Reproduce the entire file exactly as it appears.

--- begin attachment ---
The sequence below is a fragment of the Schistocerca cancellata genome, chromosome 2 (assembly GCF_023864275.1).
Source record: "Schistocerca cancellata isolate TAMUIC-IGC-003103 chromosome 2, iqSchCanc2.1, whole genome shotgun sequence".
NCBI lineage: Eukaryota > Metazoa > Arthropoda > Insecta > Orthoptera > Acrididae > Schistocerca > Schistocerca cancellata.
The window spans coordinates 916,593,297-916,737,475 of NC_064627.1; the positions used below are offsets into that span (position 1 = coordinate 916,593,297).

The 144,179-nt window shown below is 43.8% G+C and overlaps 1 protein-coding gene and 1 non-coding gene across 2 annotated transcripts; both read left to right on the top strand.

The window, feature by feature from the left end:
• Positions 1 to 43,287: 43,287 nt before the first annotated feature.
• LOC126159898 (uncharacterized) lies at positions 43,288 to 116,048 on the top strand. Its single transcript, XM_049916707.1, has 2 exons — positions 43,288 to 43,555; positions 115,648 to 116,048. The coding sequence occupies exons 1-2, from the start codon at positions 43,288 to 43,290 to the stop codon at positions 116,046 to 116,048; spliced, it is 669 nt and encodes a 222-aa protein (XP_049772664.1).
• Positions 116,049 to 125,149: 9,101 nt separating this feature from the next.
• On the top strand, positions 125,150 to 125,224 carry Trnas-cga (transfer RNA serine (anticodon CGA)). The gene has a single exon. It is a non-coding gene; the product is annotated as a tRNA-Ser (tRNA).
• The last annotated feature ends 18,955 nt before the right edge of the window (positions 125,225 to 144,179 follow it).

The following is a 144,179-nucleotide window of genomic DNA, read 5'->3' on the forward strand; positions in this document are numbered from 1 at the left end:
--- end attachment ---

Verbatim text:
The sequence below is a fragment of the Schistocerca cancellata genome, chromosome 2 (assembly GCF_023864275.1).
Source record: "Schistocerca cancellata isolate TAMUIC-IGC-003103 chromosome 2, iqSchCanc2.1, whole genome shotgun sequence".
NCBI lineage: Eukaryota > Metazoa > Arthropoda > Insecta > Orthoptera > Acrididae > Schistocerca > Schistocerca cancellata.
The window spans coordinates 916,593,297-916,737,475 of NC_064627.1; the positions used below are offsets into that span (position 1 = coordinate 916,593,297).

The 144,179-nt window shown below is 43.8% G+C and overlaps 1 protein-coding gene and 1 non-coding gene across 2 annotated transcripts; both read left to right on the top strand.

The window, feature by feature from the left end:
• Positions 1 to 43,287: 43,287 nt before the first annotated feature.
• LOC126159898 (uncharacterized) lies at positions 43,288 to 116,048 on the top strand. Its single transcript, XM_049916707.1, has 2 exons — positions 43,288 to 43,555; positions 115,648 to 116,048. The coding sequence occupies exons 1-2, from the start codon at positions 43,288 to 43,290 to the stop codon at positions 116,046 to 116,048; spliced, it is 669 nt and encodes a 222-aa protein (XP_049772664.1).
• Positions 116,049 to 125,149: 9,101 nt separating this feature from the next.
• On the top strand, positions 125,150 to 125,224 carry Trnas-cga (transfer RNA serine (anticodon CGA)). The gene has a single exon. It is a non-coding gene; the product is annotated as a tRNA-Ser (tRNA).
• The last annotated feature ends 18,955 nt before the right edge of the window (positions 125,225 to 144,179 follow it).

The following is a 144,179-nucleotide window of genomic DNA, read 5'->3' on the forward strand; positions in this document are numbered from 1 at the left end: